I need some tech help please. My computer has started crashing at what seems like random. It can be playing a game, using MS Office, teh internets, whatever; and it just shuts down. To blue screen of death, no error message, just turns right off.
I've done the "what to do if your computer is fucking up" search and did a disk cleanup, defragmentation, but I don't know enough to go any further as to what the actual problem is.
This. Seriously check your CPU temp. If its overheating, your comp will kill itself to prevent damage.
Also check for clogged fan ports and if they are dusty as shit, clear them out.
Finally, it could be your PSU or a hardware conflict.
Could you post more details about when the problem began? Just randomly? Did you update recently? Install new hardware/software?
Create a live linux usb/cd and boot you computer from it. Run the live linux environment for a while and do some activities and stress tests. See if the computer crashes then. If so, then it's a hardware issue.
CPUs are designed to operate at 100 degrees, and are not damaged by doing so (even though your finger would be if you touched it).
I once had to sort a desktop that'd run with the heatsink fallen off for /months/.
The owner was complaining that it was really loud and really slow.
CPUs cut out at their rated temperature. They do not exceed their rated temperature.
By definition, they are rated to operate at their rated temperature.
ICs are specially-decorated stones. They do. not. care. about a mere 100 degrees.
They certainly don't fail or reboot.
I was actually being incredibly conservative when I said 100 degree increase in a minute. It actually looks like CPUs can get up to 80+ degrees within a matter of seconds and some may keep increasing in temperature. Most modern CPUs will shut themselves down before catastrophic thermal damage can occur, but it is better to avoid this situation in the first place by using proper cooling hardware. It's better to be and insure that your system is able to dissipate all that heat.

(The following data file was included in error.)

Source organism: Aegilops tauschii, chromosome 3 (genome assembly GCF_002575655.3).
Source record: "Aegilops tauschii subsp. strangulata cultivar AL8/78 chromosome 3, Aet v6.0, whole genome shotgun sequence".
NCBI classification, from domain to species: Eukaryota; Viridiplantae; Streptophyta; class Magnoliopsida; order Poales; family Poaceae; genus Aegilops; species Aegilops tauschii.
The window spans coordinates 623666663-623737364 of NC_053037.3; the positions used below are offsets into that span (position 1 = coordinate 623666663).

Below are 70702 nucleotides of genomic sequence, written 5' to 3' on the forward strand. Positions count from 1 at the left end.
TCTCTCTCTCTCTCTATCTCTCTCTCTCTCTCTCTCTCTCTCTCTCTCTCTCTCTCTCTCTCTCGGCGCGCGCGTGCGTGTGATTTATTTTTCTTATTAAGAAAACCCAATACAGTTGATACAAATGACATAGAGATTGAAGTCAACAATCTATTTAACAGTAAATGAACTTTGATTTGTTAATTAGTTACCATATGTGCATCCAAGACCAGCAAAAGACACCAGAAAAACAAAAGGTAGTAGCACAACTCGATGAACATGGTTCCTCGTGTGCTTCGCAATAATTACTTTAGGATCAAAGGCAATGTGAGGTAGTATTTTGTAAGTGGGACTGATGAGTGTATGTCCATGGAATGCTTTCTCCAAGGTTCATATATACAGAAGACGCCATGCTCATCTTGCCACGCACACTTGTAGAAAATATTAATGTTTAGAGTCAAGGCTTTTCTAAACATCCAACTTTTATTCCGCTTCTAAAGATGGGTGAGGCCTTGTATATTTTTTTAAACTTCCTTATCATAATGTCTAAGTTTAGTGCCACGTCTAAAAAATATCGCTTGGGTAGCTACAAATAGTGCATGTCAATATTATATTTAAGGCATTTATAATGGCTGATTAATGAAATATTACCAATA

Again, a CPU (and all other computer components) will last longer and run faster (thermal throttling) if its cooled properly. Most CPUs will last around 20 years, but increased thermal stress will contribute to a decreased life span.
In conclusion, if you run a CPU without a heat sink, you will likely not experience immediate catastrophic damage, but it is likely that it will shut off in seconds.
>Most modern CPUs will shut themselves down before catastrophic thermal damage can occur,
All modern (as-in post-2003) CPUs will temporarily pause their clock until they no longer exceed their maximum junction temperature.
Stop bandying about weasel-words like "catastrophic thermal damage". They're rated to run below their maximum junction temperature, they're designed to run below their maximum junction temperature, and thermal throttling ensures that they always do run below their maximum junction temperature.
>I was actually being incredibly conservative when I said 100 degree increase
Then you were right by accident. Congratulations. Most CPUs have a TjMax of 100 degrees, or thereabout.
>In conclusion, if you run a CPU without a heat sink, you will likely not experience immediate catastrophic damage, but it is likely that it will shut off in seconds.
You've not even tried this, have you?
They. work. fine.
A Pentium 4 or later without a heatsink will calculate exactly the same way as one with a heatsink, albeit much more slowly because it'll be in thermal clock-stop mode all the time.
It. will. not. crash.
It. will. not. be. damaged.
It. will. not. shut. off.
Anon, it seems like you are missing the main point. It is always better to run a CPU with a heat sink because it is more likely that damage will occur without one. Again, its better to keep temps low to achieve maximum component life.
Especially with AMD CPUs, it is necessary. I was fixing a system the other day which couldn't get past POST without powering off. It turns out the problem was that the thermal paste had dried up and the CPU temps were skyrocketing before POST even completed. I imagine the situation would be even worse without any heat sink at all. Incredibly, the thing that fixed the problem was just removing the old thermal past and putting on some new paste.
One of the key ways that CPUs prevent overheating is by powering off the PC is the temps reach a certain level. (Thermal throttling s the other way and is much more common.) This is often configured in the BIOS. In the situation described above, these thermal limits were being exceeded and the PC was being shut down.